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Your spotlight on local services

Waltham Forest homeless people face barriers in accessing health care


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The homeless population in Waltham Forest face several barriers when accessing health care, according to a recent report published by Healthwatch Waltham Forest in July 2015.

The report, ‘Talking with the homeless community in Waltham Forest’, raises awareness about the inequalities homeless people encounter when accessing GP, A&E and other healthcare services.

Focus group studies, carried out in partnership with Turning Point and PL84U-Al Suffa, and taking place in April 2015 with local homeless people found barriers exist around identification or proof of address requested by practices when registering new patients.

Participants who are registered with a GP also said they experienced difficulties in contacting the surgery and getting an appointment – similar issues to those experienced by the wider population, but also particularly exacerbated by their circumstances.

A negative perception of homeless people by staff was identified by participants, alongside a general lack of dignity and respect, and in some instances quality of care too.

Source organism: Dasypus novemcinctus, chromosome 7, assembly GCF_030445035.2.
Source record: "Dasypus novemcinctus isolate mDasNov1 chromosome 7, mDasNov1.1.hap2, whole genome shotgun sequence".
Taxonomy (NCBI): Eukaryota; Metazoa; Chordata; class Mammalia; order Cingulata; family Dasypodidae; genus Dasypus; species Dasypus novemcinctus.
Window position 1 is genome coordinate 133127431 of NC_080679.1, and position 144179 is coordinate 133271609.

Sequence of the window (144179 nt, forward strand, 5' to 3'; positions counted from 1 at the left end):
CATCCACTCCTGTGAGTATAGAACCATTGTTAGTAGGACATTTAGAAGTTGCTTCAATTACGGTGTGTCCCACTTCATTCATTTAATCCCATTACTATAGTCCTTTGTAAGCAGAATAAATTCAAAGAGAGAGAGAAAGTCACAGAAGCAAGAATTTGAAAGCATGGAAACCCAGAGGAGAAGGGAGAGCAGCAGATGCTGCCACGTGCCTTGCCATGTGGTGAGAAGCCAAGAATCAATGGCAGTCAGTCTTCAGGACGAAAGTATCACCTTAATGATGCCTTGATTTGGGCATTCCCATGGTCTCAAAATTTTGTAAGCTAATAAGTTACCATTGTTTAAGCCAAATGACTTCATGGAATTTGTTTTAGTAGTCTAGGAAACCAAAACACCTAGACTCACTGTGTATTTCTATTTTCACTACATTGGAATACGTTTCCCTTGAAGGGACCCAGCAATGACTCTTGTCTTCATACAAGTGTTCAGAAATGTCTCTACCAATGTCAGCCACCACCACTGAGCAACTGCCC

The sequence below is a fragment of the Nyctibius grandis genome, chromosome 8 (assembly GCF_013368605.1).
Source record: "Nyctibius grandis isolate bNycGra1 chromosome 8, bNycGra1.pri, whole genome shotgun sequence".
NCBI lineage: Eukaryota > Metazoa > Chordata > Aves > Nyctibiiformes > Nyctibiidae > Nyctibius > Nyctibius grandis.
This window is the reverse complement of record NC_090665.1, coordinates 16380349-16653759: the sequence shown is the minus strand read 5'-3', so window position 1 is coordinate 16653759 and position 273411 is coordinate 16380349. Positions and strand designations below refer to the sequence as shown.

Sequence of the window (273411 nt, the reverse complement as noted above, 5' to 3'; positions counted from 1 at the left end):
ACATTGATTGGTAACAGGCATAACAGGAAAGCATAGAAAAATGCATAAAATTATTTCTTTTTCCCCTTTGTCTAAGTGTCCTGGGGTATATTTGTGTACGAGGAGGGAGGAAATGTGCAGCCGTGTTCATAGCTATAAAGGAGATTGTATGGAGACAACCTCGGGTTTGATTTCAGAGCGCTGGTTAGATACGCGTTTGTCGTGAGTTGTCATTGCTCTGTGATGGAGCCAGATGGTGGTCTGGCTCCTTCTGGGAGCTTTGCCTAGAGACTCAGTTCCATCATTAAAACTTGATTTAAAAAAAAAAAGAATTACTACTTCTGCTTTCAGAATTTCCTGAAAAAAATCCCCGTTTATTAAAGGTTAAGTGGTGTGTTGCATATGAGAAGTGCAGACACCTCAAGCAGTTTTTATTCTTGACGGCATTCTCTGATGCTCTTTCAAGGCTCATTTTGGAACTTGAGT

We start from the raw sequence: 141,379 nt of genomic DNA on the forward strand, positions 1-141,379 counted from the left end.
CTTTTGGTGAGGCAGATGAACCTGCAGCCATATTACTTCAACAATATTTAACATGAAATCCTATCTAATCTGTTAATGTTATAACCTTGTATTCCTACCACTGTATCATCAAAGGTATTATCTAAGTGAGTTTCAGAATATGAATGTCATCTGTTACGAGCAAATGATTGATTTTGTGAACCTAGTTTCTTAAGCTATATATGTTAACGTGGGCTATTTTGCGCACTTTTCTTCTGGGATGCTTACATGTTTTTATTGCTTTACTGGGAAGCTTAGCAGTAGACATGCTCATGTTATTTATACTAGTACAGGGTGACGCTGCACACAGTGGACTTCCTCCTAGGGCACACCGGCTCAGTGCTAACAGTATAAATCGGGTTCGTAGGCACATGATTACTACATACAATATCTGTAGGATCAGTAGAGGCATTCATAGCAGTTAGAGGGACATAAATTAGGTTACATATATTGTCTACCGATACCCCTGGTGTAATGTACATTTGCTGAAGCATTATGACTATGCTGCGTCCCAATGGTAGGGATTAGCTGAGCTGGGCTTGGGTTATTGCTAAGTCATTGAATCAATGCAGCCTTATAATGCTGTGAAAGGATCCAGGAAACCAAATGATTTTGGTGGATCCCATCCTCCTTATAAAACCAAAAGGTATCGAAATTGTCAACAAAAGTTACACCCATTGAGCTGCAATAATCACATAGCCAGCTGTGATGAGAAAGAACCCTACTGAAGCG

Heavy use of A&E services by the client group was also found to be linked to the difficulties in accessing GP services and appointments.

Once at hospital, difficulties were reported around a lack of holistic care, joined up intervention and adequate follow up by mainstream as well as specialist services (hospital and community mental health teams and alcohol and substance misuse services), which were identified by individuals accessing A&E to get help.

Perceived stigma and lack of joined up care was attributed to the worsening of physical and mental health problems. Some wanting help identified resorting to jail in order to get well

Jaime Walsh, Healthwatch Waltham Forest Manager said: “There are a range of challenges within the system in catering for local homeless people within the primary care setting and avoiding over use of A&E services.

“Despite these challenges, some GPs have been able to get it right and this should be shared more widely across the borough.

“It is hoped that the findings presented in the report will help commissioners and service providers find better ways to improve access to health services for this vulnerable group.”

There were some participants who had positive experiences to share. For instance, a patient registered at St James Medical Practice said it was easy to get an appointment; acknowledging their same day service for emergencies and flexible appointment booking system meet his needs and works well for him.

Another patient at Oliver Road was also grateful about the efficient service they provide; revealing he was able to get a prescribed medication for his mental health condition within two hours of contacting the practice.

Saira Mir from PL84U-Al Suffa said: “Healthwatch Waltham Forest has been great in connecting with the local communities, some of which are hard-to-reach. This report may help make the homeless community feel valued and accepted as part of society and recognise that their experiences and views matter.”

This press release summarises the findings from two focus groups with homeless people, held in April 2015.  The full report is available here.